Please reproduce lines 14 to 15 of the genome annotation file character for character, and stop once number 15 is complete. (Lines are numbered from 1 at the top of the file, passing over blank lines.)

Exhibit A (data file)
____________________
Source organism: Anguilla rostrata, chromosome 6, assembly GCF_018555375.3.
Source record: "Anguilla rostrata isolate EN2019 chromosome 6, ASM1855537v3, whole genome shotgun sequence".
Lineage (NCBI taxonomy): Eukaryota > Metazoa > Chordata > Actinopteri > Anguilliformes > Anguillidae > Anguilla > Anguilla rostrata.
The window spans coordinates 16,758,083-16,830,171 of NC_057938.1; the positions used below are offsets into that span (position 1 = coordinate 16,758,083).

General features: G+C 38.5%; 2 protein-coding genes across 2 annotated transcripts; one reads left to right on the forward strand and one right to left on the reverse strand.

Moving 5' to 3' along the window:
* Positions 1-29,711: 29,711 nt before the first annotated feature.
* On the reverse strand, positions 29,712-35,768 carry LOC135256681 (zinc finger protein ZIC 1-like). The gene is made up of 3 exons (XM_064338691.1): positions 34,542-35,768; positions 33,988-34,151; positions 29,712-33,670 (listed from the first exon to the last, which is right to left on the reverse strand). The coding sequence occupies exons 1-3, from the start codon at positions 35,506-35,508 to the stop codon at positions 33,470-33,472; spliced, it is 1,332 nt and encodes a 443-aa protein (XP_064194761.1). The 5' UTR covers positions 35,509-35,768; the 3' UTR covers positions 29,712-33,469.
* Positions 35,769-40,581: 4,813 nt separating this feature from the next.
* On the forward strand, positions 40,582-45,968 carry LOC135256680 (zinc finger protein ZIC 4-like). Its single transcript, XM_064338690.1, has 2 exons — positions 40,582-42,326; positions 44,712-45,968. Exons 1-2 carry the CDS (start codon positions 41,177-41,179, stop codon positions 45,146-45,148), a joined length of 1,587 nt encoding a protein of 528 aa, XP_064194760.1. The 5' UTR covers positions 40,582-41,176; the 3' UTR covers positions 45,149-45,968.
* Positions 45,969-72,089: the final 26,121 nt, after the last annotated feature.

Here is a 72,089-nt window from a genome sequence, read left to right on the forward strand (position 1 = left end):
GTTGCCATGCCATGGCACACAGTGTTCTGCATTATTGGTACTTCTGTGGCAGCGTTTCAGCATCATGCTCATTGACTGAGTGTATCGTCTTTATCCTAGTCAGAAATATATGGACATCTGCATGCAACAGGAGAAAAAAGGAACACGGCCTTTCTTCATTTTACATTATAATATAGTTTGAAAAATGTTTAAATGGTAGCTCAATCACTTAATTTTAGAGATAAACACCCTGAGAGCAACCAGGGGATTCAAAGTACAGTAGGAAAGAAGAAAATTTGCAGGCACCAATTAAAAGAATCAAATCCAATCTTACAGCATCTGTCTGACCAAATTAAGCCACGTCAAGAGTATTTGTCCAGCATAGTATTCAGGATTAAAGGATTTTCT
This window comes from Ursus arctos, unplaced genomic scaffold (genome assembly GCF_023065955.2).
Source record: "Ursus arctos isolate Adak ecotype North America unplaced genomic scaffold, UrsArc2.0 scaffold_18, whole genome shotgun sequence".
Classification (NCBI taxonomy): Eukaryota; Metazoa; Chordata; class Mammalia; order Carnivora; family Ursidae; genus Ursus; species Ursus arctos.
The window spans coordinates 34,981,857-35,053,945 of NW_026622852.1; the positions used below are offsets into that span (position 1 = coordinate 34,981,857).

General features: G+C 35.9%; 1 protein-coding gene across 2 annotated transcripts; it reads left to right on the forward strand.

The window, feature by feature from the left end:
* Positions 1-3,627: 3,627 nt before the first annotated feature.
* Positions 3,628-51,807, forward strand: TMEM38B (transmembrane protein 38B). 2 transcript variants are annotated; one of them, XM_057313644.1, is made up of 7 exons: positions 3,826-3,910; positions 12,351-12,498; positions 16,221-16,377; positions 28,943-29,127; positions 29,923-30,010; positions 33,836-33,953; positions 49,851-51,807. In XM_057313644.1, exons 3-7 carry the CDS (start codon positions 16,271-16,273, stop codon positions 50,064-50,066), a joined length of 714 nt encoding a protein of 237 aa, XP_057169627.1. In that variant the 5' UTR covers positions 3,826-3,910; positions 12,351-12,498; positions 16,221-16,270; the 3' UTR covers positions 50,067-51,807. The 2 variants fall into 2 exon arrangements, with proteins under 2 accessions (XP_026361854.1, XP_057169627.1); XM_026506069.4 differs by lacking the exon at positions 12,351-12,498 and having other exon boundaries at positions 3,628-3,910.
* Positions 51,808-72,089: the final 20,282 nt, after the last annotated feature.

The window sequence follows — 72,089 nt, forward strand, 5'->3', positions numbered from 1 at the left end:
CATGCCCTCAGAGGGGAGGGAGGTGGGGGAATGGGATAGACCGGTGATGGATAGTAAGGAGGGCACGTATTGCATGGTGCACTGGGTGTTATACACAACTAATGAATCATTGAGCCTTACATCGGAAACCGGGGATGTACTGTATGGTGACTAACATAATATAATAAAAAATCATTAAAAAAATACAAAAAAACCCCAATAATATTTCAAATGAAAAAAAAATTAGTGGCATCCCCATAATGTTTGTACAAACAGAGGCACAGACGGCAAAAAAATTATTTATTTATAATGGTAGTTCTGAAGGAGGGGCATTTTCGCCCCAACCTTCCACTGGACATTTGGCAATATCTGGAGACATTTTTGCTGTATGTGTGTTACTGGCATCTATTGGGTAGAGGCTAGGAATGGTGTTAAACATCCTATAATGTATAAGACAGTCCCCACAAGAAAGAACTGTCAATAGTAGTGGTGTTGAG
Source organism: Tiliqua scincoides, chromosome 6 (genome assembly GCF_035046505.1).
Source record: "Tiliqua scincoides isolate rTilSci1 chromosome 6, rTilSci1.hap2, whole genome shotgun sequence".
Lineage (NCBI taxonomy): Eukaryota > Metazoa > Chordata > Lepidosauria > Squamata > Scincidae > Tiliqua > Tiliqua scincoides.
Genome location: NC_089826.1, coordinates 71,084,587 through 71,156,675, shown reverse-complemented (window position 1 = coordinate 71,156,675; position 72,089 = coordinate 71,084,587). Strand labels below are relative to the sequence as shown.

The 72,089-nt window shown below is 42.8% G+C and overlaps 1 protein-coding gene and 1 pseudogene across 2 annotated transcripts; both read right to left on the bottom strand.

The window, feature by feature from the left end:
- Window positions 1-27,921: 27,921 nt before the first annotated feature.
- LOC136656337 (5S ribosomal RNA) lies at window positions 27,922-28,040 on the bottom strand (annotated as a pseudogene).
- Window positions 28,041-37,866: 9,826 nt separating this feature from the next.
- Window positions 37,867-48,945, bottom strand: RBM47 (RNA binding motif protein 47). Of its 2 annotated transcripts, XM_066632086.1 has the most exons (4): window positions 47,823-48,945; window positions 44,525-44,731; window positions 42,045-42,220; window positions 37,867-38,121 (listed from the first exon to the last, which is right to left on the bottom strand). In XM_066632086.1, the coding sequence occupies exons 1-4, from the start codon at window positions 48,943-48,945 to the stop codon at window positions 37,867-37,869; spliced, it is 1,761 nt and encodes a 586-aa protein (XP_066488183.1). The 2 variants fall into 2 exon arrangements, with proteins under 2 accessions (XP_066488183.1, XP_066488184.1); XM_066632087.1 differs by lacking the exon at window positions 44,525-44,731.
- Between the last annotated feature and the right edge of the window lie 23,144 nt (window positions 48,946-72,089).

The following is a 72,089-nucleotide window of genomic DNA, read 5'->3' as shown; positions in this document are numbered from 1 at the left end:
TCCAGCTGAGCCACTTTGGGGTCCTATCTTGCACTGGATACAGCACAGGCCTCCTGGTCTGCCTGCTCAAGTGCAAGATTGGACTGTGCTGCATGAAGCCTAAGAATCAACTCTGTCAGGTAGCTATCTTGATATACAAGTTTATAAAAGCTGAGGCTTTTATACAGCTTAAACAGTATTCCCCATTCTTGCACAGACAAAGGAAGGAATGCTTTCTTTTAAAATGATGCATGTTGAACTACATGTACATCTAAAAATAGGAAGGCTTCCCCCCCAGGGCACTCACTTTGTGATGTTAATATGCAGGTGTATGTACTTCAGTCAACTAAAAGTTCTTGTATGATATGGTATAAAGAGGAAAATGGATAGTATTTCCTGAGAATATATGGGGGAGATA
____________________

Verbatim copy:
This window comes from Ursus arctos, unplaced genomic scaffold (genome assembly GCF_023065955.2).
Source record: "Ursus arctos isolate Adak ecotype North America unplaced genomic scaffold, UrsArc2.0 scaffold_18, whole genome shotgun sequence".